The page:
The Thirty-A Review July 2020

l e g a l e a g l e s

Admirable Administration b y F r a n k Wa t s o n a n d K i m b e r l y Wa t s o n S e w e l l

Q uestion. If today were your last, how would you be remembered regarding your estate plan- ning? Would it be for leaving a mess for others to clean up, or would it be for leaving a thoughtfully drafted, thoroughly implemented, and carefully main- tained plan so your appointed fiduciaries could smoothly administer your estate? Finishing well, in terms of your estate planning, is the focus of this article, as we review general responsibili- ties fiduciaries assume when administering an estate. Accordingly, you may want to share it with them while there is still time to discuss your wishes. THE THREE PHASES Upon your death, the postmortem (i.e., after death) responsibilities of your appointed fiduciaries fall into three phases of estate administration. Whether under your Revocable Living Trust-based plan or under your Will-based plan, these responsibilities are to: 1. Collect and manage your assets; 2. Pay your debts, taxes and expenses; and 3. Administer and distribute your assets for the benefit of your named beneficiaries. Note: Your fiduciaries should seek appropriate legal counsel throughout each of these three phases to ensure that all of the Without delay, the first responsibility of your fiduciaries is to protect and preserve your assets. This includes taking an inventory of the assets, insuring and safeguarding them, as well as determining their values as of your date of death. Make sure your fiduciaries know where you keep your asset inventory, as well as the account statements, certificates, and titles to back it up. If you have a funded Revocable Living Trust along with up-to-date records of the trust assets (and their respective values), then you will greatly ease this initial burden on your fiduciaries. Even if you do not have a Revocable Living Trust- based estate plan, maintaining current financial records can save your fiduciaries considerable time (and therefore money) in fulfilling their Collection and Management responsibilities. “i’s” are dotted and the “t’s” are crossed. Collection & Management

Debts, Taxes and Expenses Once your assets have been collected and are under management, the fiduciaries must arrange for the payment of your just debts, your tax liabilities, and any expenses associated with the post-mortem administration of your estate. Again, time is of the essence. Consider this: estate tax returns must be filed within nine months of death, and many post-mortem planning opportunities, such as disclaimers and certain elections (e.g., Qualified Terminable Interest Property, alternate valuation, etc.), must be timely made or they are lost...and with them potentially hundreds of thousands of dollars in estate tax savings. Failure to comply with applicable legal deadlines can expose your fiduciaries to some rather unpleasant personal liabilities, to include any tax liabilities of your estate, and lawsuits from creditors and disgruntled heirs. Administering your estate can quickly become a lose-lose proposition for your fiduciaries. Administration & Distribution Whether your estate plan ultimately provides for the distribution of your assets to your beneficiaries in one lump sum, in multiple distributions, or through ongoing trust administration (to protect your assets for and from them), your fiduciaries must ensure that accurate records are maintained, and receipts obtained from each beneficiary. In fact, the failure to account for all income, expenses, and disbursements throughout each of the three phases of estate administration can result in civil and potentially, criminal sanctions. FINAL THOUGHTS Post-mortem responsibilities can be very complex. Before you select and appoint fiduciaries for your estate plan or agree to serve as a fiduciary for someone else, you should seek appropriate legal counsel. You (and your fiduciaries) will be glad you did. ASK YOURSELF... These Questions Regarding “Admirable Administration”. 1. Have I thoughtfully drafted, thoroughly implemented, and carefully maintained my estate plan, so my appointed fiduciaries can smoothly administer my estate after death?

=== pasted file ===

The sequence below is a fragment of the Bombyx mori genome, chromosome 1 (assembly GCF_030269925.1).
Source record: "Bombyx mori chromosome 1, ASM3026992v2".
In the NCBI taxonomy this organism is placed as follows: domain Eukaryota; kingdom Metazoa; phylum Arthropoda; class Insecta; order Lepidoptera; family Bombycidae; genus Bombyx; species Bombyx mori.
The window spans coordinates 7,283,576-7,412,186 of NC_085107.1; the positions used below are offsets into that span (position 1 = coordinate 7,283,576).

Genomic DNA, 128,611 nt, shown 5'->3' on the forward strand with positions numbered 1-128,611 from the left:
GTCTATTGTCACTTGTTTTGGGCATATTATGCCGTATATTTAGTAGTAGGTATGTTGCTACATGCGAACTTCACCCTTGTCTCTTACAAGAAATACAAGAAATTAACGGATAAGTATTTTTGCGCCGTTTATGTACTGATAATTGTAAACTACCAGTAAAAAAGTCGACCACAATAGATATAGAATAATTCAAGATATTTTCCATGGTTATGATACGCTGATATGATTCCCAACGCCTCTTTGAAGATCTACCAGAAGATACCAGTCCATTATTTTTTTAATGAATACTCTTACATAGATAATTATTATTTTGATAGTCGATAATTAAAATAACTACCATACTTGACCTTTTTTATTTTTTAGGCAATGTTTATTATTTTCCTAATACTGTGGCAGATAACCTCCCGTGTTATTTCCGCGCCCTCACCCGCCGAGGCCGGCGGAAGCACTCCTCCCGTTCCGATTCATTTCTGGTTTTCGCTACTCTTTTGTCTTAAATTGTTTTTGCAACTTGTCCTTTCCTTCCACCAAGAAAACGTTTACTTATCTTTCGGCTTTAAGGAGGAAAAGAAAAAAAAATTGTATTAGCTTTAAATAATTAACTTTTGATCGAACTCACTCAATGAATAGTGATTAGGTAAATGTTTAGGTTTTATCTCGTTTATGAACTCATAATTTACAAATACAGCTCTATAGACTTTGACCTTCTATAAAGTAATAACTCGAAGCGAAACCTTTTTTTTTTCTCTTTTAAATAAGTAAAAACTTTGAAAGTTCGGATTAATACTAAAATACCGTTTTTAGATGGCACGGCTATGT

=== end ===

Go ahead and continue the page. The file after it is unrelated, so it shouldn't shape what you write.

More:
Kimberly Watson Sewell and Frank Watson

2. Have I created and maintained an up-to-date inventory of my assets to help ease the Collection and Management burden for my appointed fiduciaries? 3. Have I prepared my appointed fiduciaries for their responsibilities to pay my debts, taxes, and expenses in a timely manner; and are they aware of their potential personal liability for failing to do so? 4. Have I prepared my appointed fiduciaries for their responsibility to distribute my estate to the beneficiaries I have chosen as provided in my estate plan? 5. Have I prepared my appointed fiduciaries for their responsibility to accurately account for all income, expenses and disbursements through- out each phase of estate administration?

For more information, please contact: Watson Sewell, PL (850) 231-3465 -

4 6 | T H E T H I R T Y- A R E V I E W | J U L Y / A U G U S T 2 0 2 0

Made with FlippingBook - Online magazine maker